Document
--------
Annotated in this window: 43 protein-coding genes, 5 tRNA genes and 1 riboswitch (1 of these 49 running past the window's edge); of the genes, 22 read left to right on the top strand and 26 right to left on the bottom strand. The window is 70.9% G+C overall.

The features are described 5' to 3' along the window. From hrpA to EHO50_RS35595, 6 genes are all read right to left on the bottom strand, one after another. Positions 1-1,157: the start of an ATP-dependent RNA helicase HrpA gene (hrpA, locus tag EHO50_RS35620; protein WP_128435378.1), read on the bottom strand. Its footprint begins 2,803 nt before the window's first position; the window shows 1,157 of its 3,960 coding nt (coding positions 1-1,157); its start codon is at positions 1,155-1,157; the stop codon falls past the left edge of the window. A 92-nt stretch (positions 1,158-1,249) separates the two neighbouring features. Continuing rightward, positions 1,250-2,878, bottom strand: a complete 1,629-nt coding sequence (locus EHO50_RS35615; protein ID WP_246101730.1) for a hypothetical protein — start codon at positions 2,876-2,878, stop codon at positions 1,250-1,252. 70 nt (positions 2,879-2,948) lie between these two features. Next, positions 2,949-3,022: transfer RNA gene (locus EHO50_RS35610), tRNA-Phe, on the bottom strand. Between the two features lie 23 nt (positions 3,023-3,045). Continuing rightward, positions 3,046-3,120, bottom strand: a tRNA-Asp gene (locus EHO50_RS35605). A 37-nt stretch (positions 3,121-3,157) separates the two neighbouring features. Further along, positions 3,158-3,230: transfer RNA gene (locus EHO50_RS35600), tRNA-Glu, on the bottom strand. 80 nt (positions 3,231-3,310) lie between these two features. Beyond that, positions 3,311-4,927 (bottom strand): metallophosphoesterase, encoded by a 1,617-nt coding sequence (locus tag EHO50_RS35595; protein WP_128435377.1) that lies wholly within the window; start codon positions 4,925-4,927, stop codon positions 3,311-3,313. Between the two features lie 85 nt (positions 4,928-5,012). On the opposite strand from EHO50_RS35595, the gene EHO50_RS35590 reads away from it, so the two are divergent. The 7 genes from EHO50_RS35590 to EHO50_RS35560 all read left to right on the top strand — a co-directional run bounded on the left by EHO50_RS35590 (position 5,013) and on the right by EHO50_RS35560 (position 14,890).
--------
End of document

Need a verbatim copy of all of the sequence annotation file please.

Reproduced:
Annotated in this window: 43 protein-coding genes, 5 tRNA genes and 1 riboswitch (1 of these 49 running past the window's edge); of the genes, 22 read left to right on the top strand and 26 right to left on the bottom strand. The window is 70.9% G+C overall.

The features are described 5' to 3' along the window. From hrpA to EHO50_RS35595, 6 genes are all read right to left on the bottom strand, one after another. Positions 1-1,157: the start of an ATP-dependent RNA helicase HrpA gene (hrpA, locus tag EHO50_RS35620; protein WP_128435378.1), read on the bottom strand. Its footprint begins 2,803 nt before the window's first position; the window shows 1,157 of its 3,960 coding nt (coding positions 1-1,157); its start codon is at positions 1,155-1,157; the stop codon falls past the left edge of the window. A 92-nt stretch (positions 1,158-1,249) separates the two neighbouring features. Continuing rightward, positions 1,250-2,878, bottom strand: a complete 1,629-nt coding sequence (locus EHO50_RS35615; protein ID WP_246101730.1) for a hypothetical protein — start codon at positions 2,876-2,878, stop codon at positions 1,250-1,252. 70 nt (positions 2,879-2,948) lie between these two features. Next, positions 2,949-3,022: transfer RNA gene (locus EHO50_RS35610), tRNA-Phe, on the bottom strand. Between the two features lie 23 nt (positions 3,023-3,045). Continuing rightward, positions 3,046-3,120, bottom strand: a tRNA-Asp gene (locus EHO50_RS35605). A 37-nt stretch (positions 3,121-3,157) separates the two neighbouring features. Further along, positions 3,158-3,230: transfer RNA gene (locus EHO50_RS35600), tRNA-Glu, on the bottom strand. 80 nt (positions 3,231-3,310) lie between these two features. Beyond that, positions 3,311-4,927 (bottom strand): metallophosphoesterase, encoded by a 1,617-nt coding sequence (locus tag EHO50_RS35595; protein WP_128435377.1) that lies wholly within the window; start codon positions 4,925-4,927, stop codon positions 3,311-3,313. Between the two features lie 85 nt (positions 4,928-5,012). On the opposite strand from EHO50_RS35595, the gene EHO50_RS35590 reads away from it, so the two are divergent. The 7 genes from EHO50_RS35590 to EHO50_RS35560 all read left to right on the top strand — a co-directional run bounded on the left by EHO50_RS35590 (position 5,013) and on the right by EHO50_RS35560 (position 14,890).